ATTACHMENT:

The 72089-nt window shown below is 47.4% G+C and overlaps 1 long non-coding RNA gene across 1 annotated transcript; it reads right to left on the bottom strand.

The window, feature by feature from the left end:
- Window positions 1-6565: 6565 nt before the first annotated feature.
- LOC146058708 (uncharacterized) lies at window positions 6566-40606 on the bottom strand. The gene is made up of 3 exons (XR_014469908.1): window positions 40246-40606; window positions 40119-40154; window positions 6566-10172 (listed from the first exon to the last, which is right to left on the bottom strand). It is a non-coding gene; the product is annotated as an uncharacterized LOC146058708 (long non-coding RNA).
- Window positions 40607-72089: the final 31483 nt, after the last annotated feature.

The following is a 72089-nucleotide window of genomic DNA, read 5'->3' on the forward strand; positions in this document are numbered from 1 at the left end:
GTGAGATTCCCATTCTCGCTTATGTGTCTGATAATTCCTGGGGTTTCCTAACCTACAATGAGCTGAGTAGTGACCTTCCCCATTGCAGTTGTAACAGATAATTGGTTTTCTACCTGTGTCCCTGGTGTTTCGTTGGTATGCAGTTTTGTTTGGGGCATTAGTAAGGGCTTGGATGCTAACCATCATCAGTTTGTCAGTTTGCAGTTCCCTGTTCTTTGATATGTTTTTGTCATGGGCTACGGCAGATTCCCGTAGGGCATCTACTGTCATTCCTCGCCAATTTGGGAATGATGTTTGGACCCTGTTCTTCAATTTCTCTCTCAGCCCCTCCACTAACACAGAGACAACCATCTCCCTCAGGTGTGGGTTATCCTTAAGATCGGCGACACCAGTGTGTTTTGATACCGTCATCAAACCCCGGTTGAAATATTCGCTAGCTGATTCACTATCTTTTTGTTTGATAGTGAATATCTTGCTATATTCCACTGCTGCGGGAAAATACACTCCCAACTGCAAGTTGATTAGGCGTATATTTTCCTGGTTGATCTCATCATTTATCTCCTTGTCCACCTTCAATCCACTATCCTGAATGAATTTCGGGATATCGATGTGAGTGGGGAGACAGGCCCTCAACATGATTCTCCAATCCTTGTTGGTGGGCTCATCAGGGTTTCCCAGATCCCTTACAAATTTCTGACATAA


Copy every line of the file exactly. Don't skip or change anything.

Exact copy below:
The 72089-nt window shown below is 47.4% G+C and overlaps 1 long non-coding RNA gene across 1 annotated transcript; it reads right to left on the bottom strand.

The window, feature by feature from the left end:
- Window positions 1-6565: 6565 nt before the first annotated feature.
- LOC146058708 (uncharacterized) lies at window positions 6566-40606 on the bottom strand. The gene is made up of 3 exons (XR_014469908.1): window positions 40246-40606; window positions 40119-40154; window positions 6566-10172 (listed from the first exon to the last, which is right to left on the bottom strand). It is a non-coding gene; the product is annotated as an uncharacterized LOC146058708 (long non-coding RNA).
- Window positions 40607-72089: the final 31483 nt, after the last annotated feature.

The following is a 72089-nucleotide window of genomic DNA, read 5'->3' on the forward strand; positions in this document are numbered from 1 at the left end:
GTGAGATTCCCATTCTCGCTTATGTGTCTGATAATTCCTGGGGTTTCCTAACCTACAATGAGCTGAGTAGTGACCTTCCCCATTGCAGTTGTAACAGATAATTGGTTTTCTACCTGTGTCCCTGGTGTTTCGTTGGTATGCAGTTTTGTTTGGGGCATTAGTAAGGGCTTGGATGCTAACCATCATCAGTTTGTCAGTTTGCAGTTCCCTGTTCTTTGATATGTTTTTGTCATGGGCTACGGCAGATTCCCGTAGGGCATCTACTGTCATTCCTCGCCAATTTGGGAATGATGTTTGGACCCTGTTCTTCAATTTCTCTCTCAGCCCCTCCACTAACACAGAGACAACCATCTCCCTCAGGTGTGGGTTATCCTTAAGATCGGCGACACCAGTGTGTTTTGATACCGTCATCAAACCCCGGTTGAAATATTCGCTAGCTGATTCACTATCTTTTTGTTTGATAGTGAATATCTTGCTATATTCCACTGCTGCGGGAAAATACACTCCCAACTGCAAGTTGATTAGGCGTATATTTTCCTGGTTGATCTCATCATTTATCTCCTTGTCCACCTTCAATCCACTATCCTGAATGAATTTCGGGATATCGATGTGAGTGGGGAGACAGGCCCTCAACATGATTCTCCAATCCTTGTTGGTGGGCTCATCAGGGTTTCCCAGATCCCTTACAAATTTCTGACATAA